Control 44 has a pair of voltage sensing lines 50 respectively coupled to connectors 17 and 18 for sensing the actual battery 10 voltage. When battery 10 voltage reaches a predetermined magnitude the battery is defined as being fully charged and the high charging current is automatically reduced to a trickle charge for the remainder of the charging time as determined by timer 26. Should timer 26 turn the charger oif prior to the battery being fully charged control 44 will not operate.

One of lines 50 may have a voltage selection switch 52 with voltage dropping resistances 54 for providing the charging of batteries having difierent voltages. Between terminal 18 and switch 52 there is a potentiometer 56 having its variable voltage tap connected to a voltage threshold circuit including voltage reference device or Zener diode 58 and the emitter-base portion of transistor .60. Initially transistor 60 is in a low conduction or high ing voltage across voltage divider or potentiometer 56 and likewise an increasing positive voltage across the leg between switch 52 and the potentiometer 56 voltage tap. As Zener diode 58 has its forward current carrying direction opposing the forward current carrying direction of the emitter-base rectifying junction portion of transistor 60 no current flows through either device, thepositive voltage being imposed across diode 58 in the reverse direction through resistance 62.

When the Zener or reverse breakdown voltage of diode 58 is reached or exceeded a momentary control actuating reverse current flows t-herethroughthe action of the circuit herein described is operative to prevent a continuous reverse current. The reverse diode current causes a voltage drop across resistance 62 thereby forward biasing the emitter-base junction of transistor 60 which causes a small base drive current to flow t-herethrough. PNP transistor 60 collector voltage becomes more positive thereby making the base electrode voltage of a complementary type transistor, such as NPN transistor 64, which is resistively coupled thereto, more positive than the transistor 64 emitter. Transistor 64 collector voltage becomes more negative and is resistively coupled to the transistor 60 base to make its voltage more negative with respect to the transistor 60 emitter causing a greater positive going transistor 60 collector voltage. The circuit action between the two transistors 60 and 64 is cumulative and regenerative to switch both from a low (collector current cutoff) to a high (collector current saturation) conductivity state in a very short period of time. It is seen that the collector voltage excursions of each transistor is operative topr ovide additional base drive current for the other transistor driving it further toward the collector current saturation. It is apparent that transistors 60 and 64 provide a latch or bi-stable circuit having two distinct conductivity states.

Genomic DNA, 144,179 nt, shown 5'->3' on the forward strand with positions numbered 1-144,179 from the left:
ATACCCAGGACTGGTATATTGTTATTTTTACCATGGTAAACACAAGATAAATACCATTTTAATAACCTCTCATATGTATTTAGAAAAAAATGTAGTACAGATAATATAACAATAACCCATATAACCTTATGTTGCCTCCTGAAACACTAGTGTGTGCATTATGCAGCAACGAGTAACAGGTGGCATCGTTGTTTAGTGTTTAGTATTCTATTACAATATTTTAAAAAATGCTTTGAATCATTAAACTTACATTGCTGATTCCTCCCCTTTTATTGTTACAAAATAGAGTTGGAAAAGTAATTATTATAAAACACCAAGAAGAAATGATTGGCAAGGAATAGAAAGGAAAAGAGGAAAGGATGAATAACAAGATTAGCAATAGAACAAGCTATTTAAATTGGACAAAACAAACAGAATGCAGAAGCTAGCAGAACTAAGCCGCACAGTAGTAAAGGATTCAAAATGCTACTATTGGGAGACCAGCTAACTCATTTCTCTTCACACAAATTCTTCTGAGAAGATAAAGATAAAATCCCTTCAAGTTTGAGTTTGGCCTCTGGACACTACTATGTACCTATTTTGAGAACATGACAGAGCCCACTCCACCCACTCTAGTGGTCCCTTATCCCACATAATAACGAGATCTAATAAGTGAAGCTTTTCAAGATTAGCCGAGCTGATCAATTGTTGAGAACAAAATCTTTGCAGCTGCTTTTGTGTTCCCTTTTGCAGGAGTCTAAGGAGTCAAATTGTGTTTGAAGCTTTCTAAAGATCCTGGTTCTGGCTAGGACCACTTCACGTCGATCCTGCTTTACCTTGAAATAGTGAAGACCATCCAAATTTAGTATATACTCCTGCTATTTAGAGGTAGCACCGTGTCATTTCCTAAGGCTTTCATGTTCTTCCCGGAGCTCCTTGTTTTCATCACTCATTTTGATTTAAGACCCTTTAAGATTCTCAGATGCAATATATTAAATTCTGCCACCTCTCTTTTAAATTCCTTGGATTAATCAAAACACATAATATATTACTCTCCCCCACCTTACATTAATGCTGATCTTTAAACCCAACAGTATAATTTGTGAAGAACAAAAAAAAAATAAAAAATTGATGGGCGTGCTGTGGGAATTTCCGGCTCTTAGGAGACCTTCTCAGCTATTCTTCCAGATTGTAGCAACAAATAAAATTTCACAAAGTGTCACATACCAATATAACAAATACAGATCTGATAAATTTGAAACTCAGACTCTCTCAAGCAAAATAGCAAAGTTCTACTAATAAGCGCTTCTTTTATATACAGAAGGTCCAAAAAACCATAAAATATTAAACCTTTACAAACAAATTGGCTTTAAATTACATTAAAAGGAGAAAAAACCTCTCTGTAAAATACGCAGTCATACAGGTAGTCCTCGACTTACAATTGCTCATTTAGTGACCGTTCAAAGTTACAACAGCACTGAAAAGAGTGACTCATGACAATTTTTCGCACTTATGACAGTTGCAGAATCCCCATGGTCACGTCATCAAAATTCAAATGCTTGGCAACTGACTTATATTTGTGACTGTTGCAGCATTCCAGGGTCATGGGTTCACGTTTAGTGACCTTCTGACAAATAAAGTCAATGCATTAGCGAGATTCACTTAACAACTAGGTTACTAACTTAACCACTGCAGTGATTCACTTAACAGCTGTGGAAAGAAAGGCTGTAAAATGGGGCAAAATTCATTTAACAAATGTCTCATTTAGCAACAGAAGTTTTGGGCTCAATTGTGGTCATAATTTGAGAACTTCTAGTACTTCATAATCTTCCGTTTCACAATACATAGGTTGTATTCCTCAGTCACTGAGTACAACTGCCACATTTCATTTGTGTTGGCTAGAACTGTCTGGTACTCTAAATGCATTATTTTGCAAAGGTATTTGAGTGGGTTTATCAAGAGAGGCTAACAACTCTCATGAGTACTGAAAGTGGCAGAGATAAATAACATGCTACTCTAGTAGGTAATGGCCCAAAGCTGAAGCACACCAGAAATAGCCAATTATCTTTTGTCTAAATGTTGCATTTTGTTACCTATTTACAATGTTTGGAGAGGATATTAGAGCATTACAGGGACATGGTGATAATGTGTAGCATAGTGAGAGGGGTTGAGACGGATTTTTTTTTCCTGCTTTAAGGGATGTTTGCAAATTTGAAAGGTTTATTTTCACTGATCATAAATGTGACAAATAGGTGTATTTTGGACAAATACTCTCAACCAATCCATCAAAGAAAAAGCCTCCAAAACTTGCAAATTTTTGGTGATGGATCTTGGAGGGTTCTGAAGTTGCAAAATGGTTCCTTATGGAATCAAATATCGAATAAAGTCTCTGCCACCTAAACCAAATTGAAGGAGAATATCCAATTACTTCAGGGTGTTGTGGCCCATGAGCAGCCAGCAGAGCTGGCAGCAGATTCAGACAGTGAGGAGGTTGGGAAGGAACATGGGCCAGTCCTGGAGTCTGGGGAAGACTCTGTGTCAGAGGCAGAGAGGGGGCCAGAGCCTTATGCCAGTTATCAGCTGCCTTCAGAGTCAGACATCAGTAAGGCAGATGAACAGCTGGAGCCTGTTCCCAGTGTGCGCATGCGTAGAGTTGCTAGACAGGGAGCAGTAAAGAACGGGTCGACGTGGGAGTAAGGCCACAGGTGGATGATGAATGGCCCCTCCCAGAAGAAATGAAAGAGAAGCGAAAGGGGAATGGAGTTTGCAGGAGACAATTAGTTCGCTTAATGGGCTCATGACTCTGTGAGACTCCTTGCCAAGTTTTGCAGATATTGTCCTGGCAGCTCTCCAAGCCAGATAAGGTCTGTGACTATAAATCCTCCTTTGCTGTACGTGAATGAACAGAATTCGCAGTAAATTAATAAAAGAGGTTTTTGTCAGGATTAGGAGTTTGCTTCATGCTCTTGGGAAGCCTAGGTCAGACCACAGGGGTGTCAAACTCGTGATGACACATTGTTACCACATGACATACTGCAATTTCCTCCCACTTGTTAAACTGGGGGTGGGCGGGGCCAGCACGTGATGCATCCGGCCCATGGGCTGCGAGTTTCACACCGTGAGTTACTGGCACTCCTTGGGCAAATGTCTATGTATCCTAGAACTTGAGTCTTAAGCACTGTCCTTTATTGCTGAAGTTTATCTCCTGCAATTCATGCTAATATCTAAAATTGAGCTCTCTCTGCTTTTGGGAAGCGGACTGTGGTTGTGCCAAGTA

The control circuit 44 collector and emitter supply voltages are supplied from the battery being charged, the

. emitter of transistor 64 being connected to the negative battery connector and the transistor 60 emitter being concharge.

nected to the battery positive connector. Transistor 64 high conductivity causes the transistor 60 base voltage to become slightly negative with respect to the divider 56 tap voltage forward biasing diode 58 thereby removing control of the circuit from the diode. The transistor 60 is operative when made highly conductive to energize the relay 46coi1 moving center arm 30' from normally closed contact 32 to normally open contact 48 thereby disconnecting the high charging current and providing a trickle The trickle charge is thereafter continuous until self-turnoff timer 26 turns the charger off.

A capacitor 68 is added across the relay 46 coil to absorb voltage spikes from the coil caused by a battery 10 being inserted between connectors 17 and 18.

It is well'known that transistors, such as transistor 60, have low leakage currents even when the transistor is biased into the so-called collector current cutoff region. When high inductance of therelay 46 coil reflects this transient to provide a minute voltage and current impulse to transister '64 base electrode sufircient to initiate the described cumulative switching action as heretofore described.

It is desirable to vary the battery 10 full charge voltage with ambient temperatures. The warmer the ambient temperature the low-er the desired full charge battery voltage. Temperature compensation is provided by a thermistor 69 connected between the potentiometer 56 variable voltage tap and the end connected to the transistor 64 emitter electrode. Thermistor 69 is in parallel circuit. relation with one leg of the potentiometer and as the thermistor resistance varies inversely proportionally with the ambient temperature the voltage threshold for switching the control 44 as measured between lines 50 also varies inversely with temperature changes. As the ambient temperature becomes Warmer thermistor 69 provide-s less resistance, and therefore there is proportionally more voltage drop across leg 70 of voltage dividing potentiometer 56 resulting in a proportionally less required positive voltage across lines 50 to turn off the high charging current.